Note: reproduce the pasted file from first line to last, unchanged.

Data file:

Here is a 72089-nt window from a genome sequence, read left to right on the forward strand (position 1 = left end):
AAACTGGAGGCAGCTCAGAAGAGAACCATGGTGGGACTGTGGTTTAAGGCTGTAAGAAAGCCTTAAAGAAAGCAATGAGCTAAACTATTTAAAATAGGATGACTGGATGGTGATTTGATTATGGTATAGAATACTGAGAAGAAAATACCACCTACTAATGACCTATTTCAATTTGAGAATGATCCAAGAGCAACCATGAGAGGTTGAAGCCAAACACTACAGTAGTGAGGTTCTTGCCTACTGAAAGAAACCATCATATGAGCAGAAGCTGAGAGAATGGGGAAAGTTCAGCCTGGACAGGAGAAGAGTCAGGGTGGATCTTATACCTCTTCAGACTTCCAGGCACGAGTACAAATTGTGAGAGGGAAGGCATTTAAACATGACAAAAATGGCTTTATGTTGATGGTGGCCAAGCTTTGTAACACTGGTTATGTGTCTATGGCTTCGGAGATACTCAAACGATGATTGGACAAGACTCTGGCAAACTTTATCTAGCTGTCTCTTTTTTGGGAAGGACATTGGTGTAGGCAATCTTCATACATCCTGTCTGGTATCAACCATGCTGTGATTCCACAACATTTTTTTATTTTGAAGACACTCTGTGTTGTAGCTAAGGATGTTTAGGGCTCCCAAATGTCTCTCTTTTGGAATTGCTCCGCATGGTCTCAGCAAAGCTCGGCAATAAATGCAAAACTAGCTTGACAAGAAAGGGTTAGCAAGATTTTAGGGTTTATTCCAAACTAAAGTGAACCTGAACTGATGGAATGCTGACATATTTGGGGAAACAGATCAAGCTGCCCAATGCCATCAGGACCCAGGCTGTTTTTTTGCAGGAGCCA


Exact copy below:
Here is a 72089-nt window from a genome sequence, read left to right on the forward strand (position 1 = left end):
AAACTGGAGGCAGCTCAGAAGAGAACCATGGTGGGACTGTGGTTTAAGGCTGTAAGAAAGCCTTAAAGAAAGCAATGAGCTAAACTATTTAAAATAGGATGACTGGATGGTGATTTGATTATGGTATAGAATACTGAGAAGAAAATACCACCTACTAATGACCTATTTCAATTTGAGAATGATCCAAGAGCAACCATGAGAGGTTGAAGCCAAACACTACAGTAGTGAGGTTCTTGCCTACTGAAAGAAACCATCATATGAGCAGAAGCTGAGAGAATGGGGAAAGTTCAGCCTGGACAGGAGAAGAGTCAGGGTGGATCTTATACCTCTTCAGACTTCCAGGCACGAGTACAAATTGTGAGAGGGAAGGCATTTAAACATGACAAAAATGGCTTTATGTTGATGGTGGCCAAGCTTTGTAACACTGGTTATGTGTCTATGGCTTCGGAGATACTCAAACGATGATTGGACAAGACTCTGGCAAACTTTATCTAGCTGTCTCTTTTTTGGGAAGGACATTGGTGTAGGCAATCTTCATACATCCTGTCTGGTATCAACCATGCTGTGATTCCACAACATTTTTTTATTTTGAAGACACTCTGTGTTGTAGCTAAGGATGTTTAGGGCTCCCAAATGTCTCTCTTTTGGAATTGCTCCGCATGGTCTCAGCAAAGCTCGGCAATAAATGCAAAACTAGCTTGACAAGAAAGGGTTAGCAAGATTTTAGGGTTTATTCCAAACTAAAGTGAACCTGAACTGATGGAATGCTGACATATTTGGGGAAACAGATCAAGCTGCCCAATGCCATCAGGACCCAGGCTGTTTTTTTGCAGGAGCCA